Corvette Sinkhole: Last Of The ‘Great 8’ Rescued
On February 12, 2014 at 5:44 am, the National Corvette Museum received a call from its security company notifying it that motion detectors were being triggered, according to a blog post on the Museum’s website. The cause: a sinkhole, approximately 40 feet across and 60 feet deep that swallowed up eight Corvettes.
On April 9, 2014, the last Corvette was pulled out of the muddy pit—a 2001 Mallett Hammer Z06 that was the most heavily damaged out of all the corvettes. It’s the featured picture and video of this article.
According to the most recent blog post on the Museum website, “The Mallett Hammer was donated to the Museum this past December by Kevin and Linda Helmintoller of Land O’ Lakes, Florida, Lifetime Members of the Museum and previous R8C Museum Delivery participants.”
When hearing that the car had been located, Kevin traveled to Kentucky to witness the rescue operation. “I expected bad, but it’s 100 times worse,” he said. “It looks like a piece of tin foil… and it had a roll cage in it! It makes all the other cars look like they’re brand new.”
Two of the vehicles recovered were on loan from General Motors. They include the 1993 ZR-1 Spyder and the 2009 ZR1 “Blue Devil.” Six of the vehicles were owned by the museum, including the 2001 Mallett Hammer Z06. The others were a 1962 Black Corvette, 1984 PPG Pace Car, 1992 White 1 Millionth Corvette, 1993 Ruby Red 40th Anniversary Corvette, and a 2009 White 1.5 Millionth Corvette.
General Motors has already announced that Chevrolet will oversee vehicle restoration.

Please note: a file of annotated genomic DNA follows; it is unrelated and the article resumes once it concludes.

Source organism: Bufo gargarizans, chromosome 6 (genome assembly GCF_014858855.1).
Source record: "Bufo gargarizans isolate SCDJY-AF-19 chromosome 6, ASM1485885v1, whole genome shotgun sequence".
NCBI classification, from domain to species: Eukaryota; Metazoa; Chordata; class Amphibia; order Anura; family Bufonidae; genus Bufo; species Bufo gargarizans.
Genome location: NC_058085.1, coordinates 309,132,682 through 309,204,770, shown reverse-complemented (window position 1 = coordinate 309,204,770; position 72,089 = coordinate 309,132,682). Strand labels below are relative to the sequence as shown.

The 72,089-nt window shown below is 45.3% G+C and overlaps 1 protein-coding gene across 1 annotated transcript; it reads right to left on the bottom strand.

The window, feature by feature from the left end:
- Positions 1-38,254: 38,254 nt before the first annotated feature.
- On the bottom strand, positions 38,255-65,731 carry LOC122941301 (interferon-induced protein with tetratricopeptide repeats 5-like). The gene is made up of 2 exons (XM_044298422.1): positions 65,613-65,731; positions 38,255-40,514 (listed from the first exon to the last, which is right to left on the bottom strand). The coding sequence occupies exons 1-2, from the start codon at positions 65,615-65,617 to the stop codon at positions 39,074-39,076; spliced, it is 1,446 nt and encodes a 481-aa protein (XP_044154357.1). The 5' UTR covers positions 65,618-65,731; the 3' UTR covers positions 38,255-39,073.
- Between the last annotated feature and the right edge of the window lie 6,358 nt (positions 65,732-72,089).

“The vehicles at the National Corvette Museum are some of the most significant in automotive history,” said Mark Reuss, executive vice president of General Motors Global Product Development. “There can only be one 1-millionth Corvette ever built. We want to ensure as many of the damaged cars are restored as possible so fans from around the world can enjoy them when the Museum reopens.”
After the sinkhole was discovered, the process of recovering vehicles was thought to only take days. The very day the 2001 Mallett Hammer Z06 was pulled out of the sinkhole marked eight weeks since the sinkhole originally appeared. It marks the end of the first stage of rebuilding.
“We’re happy to have the completion of our major goal to recover all eight of the Corvettes,” said Wendell Strode, Executive Director of the Museum. “Next week we have a meeting with all the major players, including the construction team, geo-technical firm, cave and karst specialists, engineers, our insurance company and others to review all the findings and have discussions on the next steps and a mutual understanding about rebuilding.”
A “Great 8”—the name given to the eight Corvettes—display will officially open next week at the museum and the sinkhole Corvettes will be available for viewing as they are.
Image via National Corvette Museum Blog